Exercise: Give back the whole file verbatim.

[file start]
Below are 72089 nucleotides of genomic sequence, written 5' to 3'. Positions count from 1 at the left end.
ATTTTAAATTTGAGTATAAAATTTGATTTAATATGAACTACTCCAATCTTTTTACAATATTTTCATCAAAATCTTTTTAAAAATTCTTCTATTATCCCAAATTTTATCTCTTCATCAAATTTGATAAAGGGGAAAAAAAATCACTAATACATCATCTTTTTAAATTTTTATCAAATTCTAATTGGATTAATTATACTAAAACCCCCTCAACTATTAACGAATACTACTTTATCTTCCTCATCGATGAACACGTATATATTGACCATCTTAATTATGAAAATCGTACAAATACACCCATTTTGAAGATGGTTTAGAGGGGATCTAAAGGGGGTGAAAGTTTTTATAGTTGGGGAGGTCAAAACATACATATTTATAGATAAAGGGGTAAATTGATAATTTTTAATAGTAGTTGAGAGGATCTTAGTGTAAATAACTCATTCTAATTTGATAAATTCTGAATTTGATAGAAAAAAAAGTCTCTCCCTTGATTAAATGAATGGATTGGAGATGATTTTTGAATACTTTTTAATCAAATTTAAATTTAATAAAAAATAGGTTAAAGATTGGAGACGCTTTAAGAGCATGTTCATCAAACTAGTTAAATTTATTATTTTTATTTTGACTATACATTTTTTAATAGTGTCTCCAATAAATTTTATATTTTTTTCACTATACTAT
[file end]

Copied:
Below are 72089 nucleotides of genomic sequence, written 5' to 3'. Positions count from 1 at the left end.
ATTTTAAATTTGAGTATAAAATTTGATTTAATATGAACTACTCCAATCTTTTTACAATATTTTCATCAAAATCTTTTTAAAAATTCTTCTATTATCCCAAATTTTATCTCTTCATCAAATTTGATAAAGGGGAAAAAAAATCACTAATACATCATCTTTTTAAATTTTTATCAAATTCTAATTGGATTAATTATACTAAAACCCCCTCAACTATTAACGAATACTACTTTATCTTCCTCATCGATGAACACGTATATATTGACCATCTTAATTATGAAAATCGTACAAATACACCCATTTTGAAGATGGTTTAGAGGGGATCTAAAGGGGGTGAAAGTTTTTATAGTTGGGGAGGTCAAAACATACATATTTATAGATAAAGGGGTAAATTGATAATTTTTAATAGTAGTTGAGAGGATCTTAGTGTAAATAACTCATTCTAATTTGATAAATTCTGAATTTGATAGAAAAAAAAGTCTCTCCCTTGATTAAATGAATGGATTGGAGATGATTTTTGAATACTTTTTAATCAAATTTAAATTTAATAAAAAATAGGTTAAAGATTGGAGACGCTTTAAGAGCATGTTCATCAAACTAGTTAAATTTATTATTTTTATTTTGACTATACATTTTTTAATAGTGTCTCCAATAAATTTTATATTTTTTTCACTATACTAT